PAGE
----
Is Rawson Right?

Anna for commissioner!

Trap Five LogoIn the last ten years, the LPGA has lost over a quarter of its events, down to 28 from a high point of 38. Prize money is down over $10 million. What can be done to save the LPGA?

Anna Rawson knows the LPGA is in trouble, and she has a plan for fixing it. If you don’t know the name, maybe you should. Rawson is a golfer who models in her spare time (or maybe it’s the other way around). You may know her as the spokeswomen who swings a golf club.

That would be fair since she really hasn’t done much on tour thus far. Aside from being in the top 20 in driving distance, she is outside the top 50 in every meaningful category in her sophomore season on the LPGA. In 11 starts this year, she has made just three cuts. To be fair, she did notch a T13 at the LPGA State Farm Classic. Still, it would be easy to dismiss her as the Anna Kournikova of golf, and that’s not entirely inaccurate at this point. She’s beautiful, and she hasn’t won a thing.

Sneak Peek at Titleist’s Fall 2009 Irons: 710 AP1, AP2, CB, and MB

If you’re a Titleist fan – or think you could be one – then you’ll enjoy getting a sneak peek at these: the 710 Series AP1, AP2, CB, and MB irons.

Titleist AP2 710 HeroTitleist emailed us some images from the Buick Open, where they’ve rolled out their fall 2009 iron lineup to their tour staff. The 2009 lineup is essentially a tweaked 2008 lineup, with four models: AP1, AP2, CB, and MB. Those will be the model names. They’ve come to be known by their series name – the “710” series – but word is the official names are AP1, AP2, CB, and MB.

Titleist plans to begin selling the irons later this fall, though again this marks the first week that they’re rolling them out to their entire PGA Tour staff.

Titleist says that the new AP1 irons offer better feel, more forgiveness, and an improved shape with a thinner topline throughout the set and a shorter blade length in the short irons. The new feel is hotter and more lively.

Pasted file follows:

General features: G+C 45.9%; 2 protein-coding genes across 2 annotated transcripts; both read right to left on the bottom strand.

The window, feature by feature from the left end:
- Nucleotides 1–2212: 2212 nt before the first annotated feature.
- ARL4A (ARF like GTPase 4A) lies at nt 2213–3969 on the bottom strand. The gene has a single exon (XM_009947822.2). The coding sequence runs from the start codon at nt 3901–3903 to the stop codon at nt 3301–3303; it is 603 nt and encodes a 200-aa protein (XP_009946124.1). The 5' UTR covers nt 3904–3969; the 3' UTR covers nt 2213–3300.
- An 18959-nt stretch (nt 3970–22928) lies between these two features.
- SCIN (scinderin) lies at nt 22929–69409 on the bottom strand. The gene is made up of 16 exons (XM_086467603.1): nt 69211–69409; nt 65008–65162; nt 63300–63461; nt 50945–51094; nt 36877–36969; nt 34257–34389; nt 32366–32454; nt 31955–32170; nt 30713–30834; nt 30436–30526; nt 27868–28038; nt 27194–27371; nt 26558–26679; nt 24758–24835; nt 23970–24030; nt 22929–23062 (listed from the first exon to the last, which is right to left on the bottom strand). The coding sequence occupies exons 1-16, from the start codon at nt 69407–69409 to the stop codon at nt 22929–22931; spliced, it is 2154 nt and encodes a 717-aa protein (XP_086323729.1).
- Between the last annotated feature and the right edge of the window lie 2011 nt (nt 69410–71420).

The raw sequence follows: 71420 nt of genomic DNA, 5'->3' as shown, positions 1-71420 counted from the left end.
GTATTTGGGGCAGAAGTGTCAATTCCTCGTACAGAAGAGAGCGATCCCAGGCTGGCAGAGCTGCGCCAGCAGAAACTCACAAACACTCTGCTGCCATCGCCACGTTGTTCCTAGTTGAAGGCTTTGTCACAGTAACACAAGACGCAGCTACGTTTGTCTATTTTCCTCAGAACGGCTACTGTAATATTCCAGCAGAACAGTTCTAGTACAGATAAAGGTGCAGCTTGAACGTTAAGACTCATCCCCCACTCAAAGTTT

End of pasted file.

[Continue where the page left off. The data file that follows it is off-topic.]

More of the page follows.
AP2 improvements are similar, and Titleist feels they’ve taken a great iron and made it better. Similar to AP1, they’ve improved the feel, shot control, and ground contact – particularly in the short irons by reducing bounce by one degree. The great performance, shot workability, playability, and looks have been retained, while the feel has been improved by making the new feel a bit more solid.

A big part of that feel in both sets is likely due to the thermoplastic urethane (TPU) “arms” that stick up a bit in the 710 series of the AP irons (both models).

The new CB and MB irons are traditional 1025 carbon steel forgings, available in full cavity back (CB) and muscle back (MB) models. Word on the street is that mixed sets of the CB and MB will be readily available.

Complete details, including specifications, the typical tech callouts, features and benefits, and all that jazz should be available at early this fall. If you’d rather not wait that long, some additional shots are available on two posts at here and here.

Bad Tiger!

Are Tiger’s tantrums really that bad?

Thrash TalkThis is my first contribution to The Sand Trap and I want it to be perfect. I want to find a great topic and write a column that Joseph Pulitzer would envy. It should be exponentially thought provoking, even ground breaking. The last thing I wanted to do was to be safe and write about Tiger Woods.

Sorry, self. Maybe next week. This week I just can’t help it. I have spent days trolling through the forum reading post upon post about Tiger Woods and his on-course behavior. My eyes glued to the screen, chuckling and nodding in agreement with hundreds of posts. Tiger Woods and his occasional (or frequent, depending on how you feel about him) negative “antics” can’t escape me.

Sun Mountain Micro Cart Review

The Micro Cart takes on the well renowned Clicgear 2.0. Who wins? Find out.